FINRA Fines and Sanctions Rep for Corporate Borrowing from Lawyer.
For the purpose of proposing a settlement of rule violations alleged by the Financial Industry Regulatory Authority ("FINRA"), without admitting or denying the findings, prior to a regulatory hearing, and without an adjudication of any issue, Ronald Jacob Dawson submitted a Letter of Acceptance, Waiver and Consent ("AWC"), which FINRA accepted. In the Matter of Ronald Jacob Dawson, Respondent
(AWC 016050800401, November 14, 2018).
As set forth under the AWC's ""FACTS AND VIOLATIVE CONDUCT":
In August 2016, FINRA began an investigation into this matter after receiving the Firm's July 27, 2016 Form U5 indicating that Dawson was under internal review. In June 2016, in anticipation of leaving Merrill Lynch and affiliating with another firm, Dawson borrowed $250,000 from a customer, an attorney with whom he also had a personal friendship. Dawson borrowed the money through a corporation formed to conduct business at his new firm and used the borrowed funds to remodel office space that he planned to occupy. The loan was documented. Dawson timely repaid the loan with interest in August 2016. At no time did Dawson notify or seek approval of the loan from Merrill Lynch.
FINRA Rule 3240 prohibits registered representatives from borrowing money from a customer, unless his or her member firm has written procedures allowing the borrowing and unless certain other notification and approval conditions are met. In this instance, Merrill Lynch's written procedures prohibited all borrowing from customers, except where the customer was also a family member of the registered person. The customer at issue above was not a family member. By virtue of the foregoing, Dawson violated FINRA Rules 3240 and 2010.
In accordance with the terms of the AWC FINRA imposed upon Dawson a $5,000 fine and a 45-day suspension from association with any FINRA member firm in any capacity.
Bill Singer's Comment: Not to split too many hairs here but, FINRA Rule 3240 states in pertinent part that:
3240. Borrowing From or Lending to Customers
(a) Permissible Lending Arrangements; Conditions
No person associated with a member in any registered capacity may borrow money from or lend money to any customer of such person unless:
If I read the AWC literally, which, go figure, I do, the charge is NOT that Dawson (a "person associated with a member") borrowed money from a customer but that:
[D]awson borrowed the money through a corporation formed to conduct business at his new firm and used the borrowed funds to remodel office space that he planned to occupy. . .
Ummm . . . no, that's a bit too slick for me. I don't understand how Dawson borrowed money "through" a corporation. I'm guessing that in the Loan Agreement, the corporation is the borrower and the lawyer the lender -- and if that's not the case, I sure as hell wish FINRA would stop getting so cute with these statements of facts and specify whether the loan was between Dawson and the lawyer or between the corporation and the lawyer. If the latter, then FINRA is welcome to assert that the corporation was an alter ego of Dawson and/or that the loan agreement actually was between Dawson and the lawyer. My focus here is that the corporation is NOT "a person associated with a member" and, as such, would not fall under the rule's purview or FINRA's jurisdiction absent compelling facts and circumstances, which, if they exist, need to be set forth in the AWC.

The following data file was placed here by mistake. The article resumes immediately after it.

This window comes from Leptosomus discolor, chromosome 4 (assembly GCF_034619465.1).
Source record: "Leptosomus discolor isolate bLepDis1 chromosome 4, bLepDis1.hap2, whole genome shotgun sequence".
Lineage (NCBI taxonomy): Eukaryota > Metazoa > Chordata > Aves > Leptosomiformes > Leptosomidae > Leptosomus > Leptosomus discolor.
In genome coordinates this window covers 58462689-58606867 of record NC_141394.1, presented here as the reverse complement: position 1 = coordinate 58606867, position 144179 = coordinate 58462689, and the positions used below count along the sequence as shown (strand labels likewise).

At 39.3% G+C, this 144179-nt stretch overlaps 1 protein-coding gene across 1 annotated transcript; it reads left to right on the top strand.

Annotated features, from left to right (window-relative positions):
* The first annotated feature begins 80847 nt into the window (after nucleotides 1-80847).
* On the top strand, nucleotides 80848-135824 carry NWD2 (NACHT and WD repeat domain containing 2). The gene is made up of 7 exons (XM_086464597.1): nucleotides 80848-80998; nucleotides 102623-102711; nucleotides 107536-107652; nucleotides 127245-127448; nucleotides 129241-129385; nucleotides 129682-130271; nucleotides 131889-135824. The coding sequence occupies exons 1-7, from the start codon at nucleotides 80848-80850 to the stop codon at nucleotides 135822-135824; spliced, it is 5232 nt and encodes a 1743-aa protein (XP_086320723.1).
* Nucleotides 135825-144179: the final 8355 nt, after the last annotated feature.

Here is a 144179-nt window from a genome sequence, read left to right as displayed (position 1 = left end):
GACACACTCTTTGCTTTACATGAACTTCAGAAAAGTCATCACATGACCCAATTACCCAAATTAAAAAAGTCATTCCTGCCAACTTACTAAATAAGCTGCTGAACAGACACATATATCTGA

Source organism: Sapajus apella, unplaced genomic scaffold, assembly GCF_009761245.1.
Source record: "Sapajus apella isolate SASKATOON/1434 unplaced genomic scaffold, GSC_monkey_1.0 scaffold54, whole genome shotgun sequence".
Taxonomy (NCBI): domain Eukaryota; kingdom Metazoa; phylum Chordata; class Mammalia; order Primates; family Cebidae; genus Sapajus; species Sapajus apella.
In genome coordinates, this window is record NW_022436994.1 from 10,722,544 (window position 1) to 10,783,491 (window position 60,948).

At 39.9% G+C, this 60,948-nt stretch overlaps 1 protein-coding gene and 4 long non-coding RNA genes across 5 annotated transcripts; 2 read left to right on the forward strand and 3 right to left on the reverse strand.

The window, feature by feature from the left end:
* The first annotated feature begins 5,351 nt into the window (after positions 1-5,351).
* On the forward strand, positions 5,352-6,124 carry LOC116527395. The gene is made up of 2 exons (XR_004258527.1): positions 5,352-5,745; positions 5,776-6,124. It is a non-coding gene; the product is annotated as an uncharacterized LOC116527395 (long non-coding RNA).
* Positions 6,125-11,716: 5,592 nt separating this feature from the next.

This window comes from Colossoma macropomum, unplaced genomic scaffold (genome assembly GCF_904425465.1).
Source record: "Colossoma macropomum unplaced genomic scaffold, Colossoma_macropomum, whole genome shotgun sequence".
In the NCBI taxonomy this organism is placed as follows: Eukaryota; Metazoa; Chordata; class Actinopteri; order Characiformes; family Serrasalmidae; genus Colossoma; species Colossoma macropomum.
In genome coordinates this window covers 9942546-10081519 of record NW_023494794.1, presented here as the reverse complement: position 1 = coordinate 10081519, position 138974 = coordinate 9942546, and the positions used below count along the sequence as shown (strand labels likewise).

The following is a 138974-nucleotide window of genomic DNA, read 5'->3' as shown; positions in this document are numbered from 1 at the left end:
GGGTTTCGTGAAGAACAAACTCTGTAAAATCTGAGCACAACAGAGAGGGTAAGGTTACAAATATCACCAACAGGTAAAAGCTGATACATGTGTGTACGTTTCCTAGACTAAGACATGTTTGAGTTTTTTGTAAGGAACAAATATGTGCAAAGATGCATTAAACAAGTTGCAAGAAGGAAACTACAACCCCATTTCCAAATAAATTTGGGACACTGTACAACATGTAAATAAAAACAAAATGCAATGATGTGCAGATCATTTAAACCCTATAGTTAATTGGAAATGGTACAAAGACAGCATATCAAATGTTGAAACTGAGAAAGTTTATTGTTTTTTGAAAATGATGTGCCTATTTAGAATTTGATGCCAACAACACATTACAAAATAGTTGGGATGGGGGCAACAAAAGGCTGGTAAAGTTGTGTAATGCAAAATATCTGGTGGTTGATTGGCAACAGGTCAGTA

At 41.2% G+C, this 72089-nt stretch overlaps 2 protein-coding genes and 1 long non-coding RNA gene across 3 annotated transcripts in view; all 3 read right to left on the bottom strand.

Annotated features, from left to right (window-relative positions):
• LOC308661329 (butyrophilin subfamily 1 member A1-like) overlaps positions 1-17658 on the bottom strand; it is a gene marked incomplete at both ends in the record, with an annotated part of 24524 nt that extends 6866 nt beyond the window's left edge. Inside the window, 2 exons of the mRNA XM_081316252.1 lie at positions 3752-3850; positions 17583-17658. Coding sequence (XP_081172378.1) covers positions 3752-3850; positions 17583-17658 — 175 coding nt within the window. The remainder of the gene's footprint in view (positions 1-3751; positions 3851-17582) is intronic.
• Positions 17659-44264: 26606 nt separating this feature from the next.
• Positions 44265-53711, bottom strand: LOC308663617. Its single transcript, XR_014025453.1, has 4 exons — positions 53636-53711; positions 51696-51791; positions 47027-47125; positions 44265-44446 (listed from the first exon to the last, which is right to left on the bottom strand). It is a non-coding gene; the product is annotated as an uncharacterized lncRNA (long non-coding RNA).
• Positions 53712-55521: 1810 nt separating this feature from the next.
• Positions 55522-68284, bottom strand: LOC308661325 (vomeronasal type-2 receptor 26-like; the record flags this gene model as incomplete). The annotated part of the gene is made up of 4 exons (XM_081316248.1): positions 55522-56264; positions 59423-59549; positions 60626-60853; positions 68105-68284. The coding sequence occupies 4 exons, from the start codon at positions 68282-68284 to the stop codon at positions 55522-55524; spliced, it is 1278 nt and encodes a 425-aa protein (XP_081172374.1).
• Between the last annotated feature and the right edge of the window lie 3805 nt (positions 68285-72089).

In an Indictment filed in the United States District Court for the Eastern District of New York, the SEC charged Giga Entertainment Media Inc. and five of its former officers and directors: Gary Nerlinger, Jarret Streiner, Lawrence Silver, Alfred Colucci, and Charles Noska, with fraud in connection with a scheme to mislead investors. Without admitting or denying the findings, Giga, Nerlinger, Silver, Colucci, Noska, and Streiner consented to the entry of an SEC order finding that they violated the antifraud provisions, and a finding that Giga violated registration provisions of the federal securities laws. Colucci and Noska each agreed to a $25,000 penalty, and Streiner agreed to a $15,000 penalty. Nerlinger, Silver, and Colucci each agreed to a permanent officer and director bar, and Streiner agreed to a five-year bar. As set forth in part in the DOJ Release:
According to the SEC's complaint, between February and August 2016, the company bought at least 559,662 downloads from outside marketing firms to boost the profile of the company's mobile app, SELFEO. These firms provided Giga with a shortcut to propel its app to the top of the Apple Store download rankings. But instead of disclosing the real cause of the app's artificial meteoric rise, the company misled its shareholders into believing that this success was due to traditional marketing tactics like billboards and radio advertisements. The complaint alleges that when the company stopped paying for downloads in August 2016, the app's rankings on the Apple Store plummeted. Rather than come clean about the fact that the spike in downloads was a result of paid download campaigns, the company, Nerlinger, Streiner, and Colucci lied and told shareholders that the number of downloads continued to grow at the same high rate. Further, Nerlinger, Silver, Colucci, and Noska lied and falsified documents to conceal Nerlinger's role as Giga's de facto CEO to prevent the investors from discovering his prior criminal conviction for mail fraud.